The final predictor of leaving a company is unclear ethical standards. A company’s values should provide a north star for employee behavior. Often it doesn’t exist and is mostly unknown. Nowadays, in an organization, when processes are not tech-enabled, one-third of employees don’t feel confident in working in such an environment. Some employees can’t survive in such kind of an environment and tend to leave the organization as soon as they get another opportunity.
It is the most common answer to the question ‘Why do you want to leave your current job?’ wherein, the candidate says he/she is looking for new opportunities that are more challenging. There can be many aspects to the same. Some might be saturated to the monotonous job they have been doing for years, whereas some might do it for the sake of higher packages. What so ever be the reason, the safer way to convey the reason for leaving would be searching for new and challenging opportunities.
To answer it on a positive note, you can always say that you have saturated the learning experience in the current company and want to learn more. After taking certain courses, you might get a degree and more exposure to the software you are working on and it will help you professionally in career enhancement. Having disclosed that, you may also like to add that at this point you are willing to work hard, learn and implement the new practices you have learned in the course. It will not only help the company to grow but will also be an added advantage in your career.
There can be tons of reasons why you might want to look for a different work arrangement:
Never criticize your current company to the new employer or interviewer. It might give a bad impression to the employer and reduce your chances of getting interviewed further. It is normal to have office politics in an organization. However, leaving an organization because of office politics might render you an escapist or quitter. There are chances that they might also not consider you for the job, considering you are not daring enough to take up the job role.
Talk about the new job role and perks the new company is offering and show some enthusiasm that you are excited for the new role.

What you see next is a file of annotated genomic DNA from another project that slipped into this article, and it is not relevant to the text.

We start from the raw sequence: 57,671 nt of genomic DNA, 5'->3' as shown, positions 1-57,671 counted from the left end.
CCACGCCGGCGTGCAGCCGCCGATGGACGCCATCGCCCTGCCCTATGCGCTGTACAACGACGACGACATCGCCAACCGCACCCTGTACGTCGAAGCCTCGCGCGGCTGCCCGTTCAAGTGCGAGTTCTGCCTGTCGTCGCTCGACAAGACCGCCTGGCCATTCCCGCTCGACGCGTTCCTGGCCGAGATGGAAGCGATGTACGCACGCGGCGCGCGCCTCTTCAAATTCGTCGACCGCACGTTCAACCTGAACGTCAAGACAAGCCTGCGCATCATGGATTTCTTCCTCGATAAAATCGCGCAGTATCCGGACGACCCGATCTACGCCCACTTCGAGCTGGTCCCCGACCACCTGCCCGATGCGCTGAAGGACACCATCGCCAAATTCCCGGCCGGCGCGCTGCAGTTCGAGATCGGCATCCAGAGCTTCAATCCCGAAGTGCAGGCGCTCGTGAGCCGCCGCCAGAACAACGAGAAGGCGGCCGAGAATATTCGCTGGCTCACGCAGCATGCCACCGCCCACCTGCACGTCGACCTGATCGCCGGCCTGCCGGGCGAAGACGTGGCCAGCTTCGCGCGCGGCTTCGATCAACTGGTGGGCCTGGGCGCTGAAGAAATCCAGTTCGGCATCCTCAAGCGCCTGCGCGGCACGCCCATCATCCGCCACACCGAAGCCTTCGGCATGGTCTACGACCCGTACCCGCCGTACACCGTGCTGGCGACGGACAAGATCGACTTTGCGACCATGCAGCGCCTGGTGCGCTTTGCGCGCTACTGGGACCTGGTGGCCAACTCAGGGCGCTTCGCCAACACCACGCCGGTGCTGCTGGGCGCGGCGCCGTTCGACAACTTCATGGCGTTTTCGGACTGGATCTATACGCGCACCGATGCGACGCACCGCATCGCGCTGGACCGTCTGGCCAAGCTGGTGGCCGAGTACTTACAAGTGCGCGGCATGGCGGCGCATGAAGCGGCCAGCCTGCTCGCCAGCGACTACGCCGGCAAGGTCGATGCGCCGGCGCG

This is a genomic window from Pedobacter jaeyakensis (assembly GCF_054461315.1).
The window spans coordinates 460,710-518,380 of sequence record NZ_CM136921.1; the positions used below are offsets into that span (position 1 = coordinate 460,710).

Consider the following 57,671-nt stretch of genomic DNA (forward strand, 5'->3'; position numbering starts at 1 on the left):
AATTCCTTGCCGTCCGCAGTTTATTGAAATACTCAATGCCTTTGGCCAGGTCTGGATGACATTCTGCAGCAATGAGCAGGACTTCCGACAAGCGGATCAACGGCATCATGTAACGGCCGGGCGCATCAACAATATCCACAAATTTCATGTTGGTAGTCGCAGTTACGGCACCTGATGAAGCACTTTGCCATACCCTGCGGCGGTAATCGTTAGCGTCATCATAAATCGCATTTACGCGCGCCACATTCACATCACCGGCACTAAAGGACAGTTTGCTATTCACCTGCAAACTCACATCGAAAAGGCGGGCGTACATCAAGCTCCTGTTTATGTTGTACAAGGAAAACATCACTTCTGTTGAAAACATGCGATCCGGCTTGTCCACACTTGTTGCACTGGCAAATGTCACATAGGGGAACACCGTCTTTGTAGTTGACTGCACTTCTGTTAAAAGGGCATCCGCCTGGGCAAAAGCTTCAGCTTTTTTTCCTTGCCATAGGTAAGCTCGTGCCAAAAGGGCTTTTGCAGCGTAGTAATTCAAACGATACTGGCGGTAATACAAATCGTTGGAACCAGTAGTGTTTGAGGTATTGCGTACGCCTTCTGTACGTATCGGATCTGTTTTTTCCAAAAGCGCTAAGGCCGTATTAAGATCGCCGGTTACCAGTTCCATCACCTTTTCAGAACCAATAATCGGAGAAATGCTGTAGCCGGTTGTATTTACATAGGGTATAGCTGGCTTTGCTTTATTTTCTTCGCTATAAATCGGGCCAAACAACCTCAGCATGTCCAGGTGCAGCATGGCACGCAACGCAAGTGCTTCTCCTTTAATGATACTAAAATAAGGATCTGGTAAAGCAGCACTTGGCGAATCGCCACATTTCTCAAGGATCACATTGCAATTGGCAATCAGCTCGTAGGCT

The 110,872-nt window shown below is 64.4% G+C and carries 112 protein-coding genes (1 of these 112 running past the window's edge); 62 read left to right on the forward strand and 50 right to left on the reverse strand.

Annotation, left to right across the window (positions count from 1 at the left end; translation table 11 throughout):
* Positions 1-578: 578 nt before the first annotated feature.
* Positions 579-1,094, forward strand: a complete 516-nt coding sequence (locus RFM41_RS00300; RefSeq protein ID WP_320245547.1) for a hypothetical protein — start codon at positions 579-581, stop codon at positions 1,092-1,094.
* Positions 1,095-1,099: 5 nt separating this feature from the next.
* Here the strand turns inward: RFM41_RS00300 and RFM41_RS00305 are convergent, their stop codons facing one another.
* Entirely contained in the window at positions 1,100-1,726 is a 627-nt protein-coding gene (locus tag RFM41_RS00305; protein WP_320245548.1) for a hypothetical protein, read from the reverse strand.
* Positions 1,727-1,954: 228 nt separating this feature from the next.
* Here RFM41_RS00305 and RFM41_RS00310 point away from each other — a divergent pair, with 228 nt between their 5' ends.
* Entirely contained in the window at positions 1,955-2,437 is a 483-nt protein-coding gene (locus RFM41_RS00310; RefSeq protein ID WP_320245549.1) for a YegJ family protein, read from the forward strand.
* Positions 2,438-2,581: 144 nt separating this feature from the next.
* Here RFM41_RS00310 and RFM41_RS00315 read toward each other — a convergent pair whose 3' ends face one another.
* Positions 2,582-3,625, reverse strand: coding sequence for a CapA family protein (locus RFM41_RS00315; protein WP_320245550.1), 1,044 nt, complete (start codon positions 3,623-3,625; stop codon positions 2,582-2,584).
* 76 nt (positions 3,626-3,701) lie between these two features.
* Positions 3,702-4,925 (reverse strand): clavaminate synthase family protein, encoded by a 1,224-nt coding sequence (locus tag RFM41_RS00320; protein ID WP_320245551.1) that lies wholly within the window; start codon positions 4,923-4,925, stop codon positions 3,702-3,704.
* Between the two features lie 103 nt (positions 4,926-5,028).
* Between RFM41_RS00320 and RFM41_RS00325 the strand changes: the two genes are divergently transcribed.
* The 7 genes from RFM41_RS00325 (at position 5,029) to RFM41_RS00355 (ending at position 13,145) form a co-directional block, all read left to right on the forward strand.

Leaving the employer because you got a better offer from another competitor is a valid reason to quit your job:
When you get a better salary, benefits, or maybe a more favorable working arrangement, you have a valid reason for answering the “Why did you leave your job” interview question.
And for the answer itself, you may go for something short and sweet like
I left my last organization because the new company offered me a better position and package.
Let’s start off by saying that layoff is not uncommon in the present unpredictable time. But, a lot of people out there have gotten fired too.
In some cases, employees are fired for no fault of their own. Either there are some biases in the company or they keep the expectations very high that you cannot meet them and they ask you to leave. In any situation or case, as long as you learn from your mistakes and experience, you can still make a compelling case as to why your next employer should hire you.
What is NOT ok is lying about why you were fired in the first place. The best way to answer the job interview question in case you were fired would be
I was let go because of a mismatch between the job and my understanding. I expected for the role to be more focused on SEO and digital marketing, but I ended up doing a lot of content generation instead, which isn’t necessarily my strong suit. Nor would I like to pursue it further in my career. As such, I underperformed in the content writing role, and the management just didn’t like my output and they asked me to leave.
Now that we’ve shared enough insight about the topic of what to answer when you are asked “Why did you quit your last job?’, you know how to answer this tough interview question. Let us do a small recap of things we’ve discussed and our learnings so far:
Interviewers ask “Why did you quit your last job?” because it tells them a lot about the candidate. It helps them to know if the candidate was fired or had left the job voluntarily.
Their reasons for leaving will help the new employer understand their status and terms of employment with them thereafter when they get hired.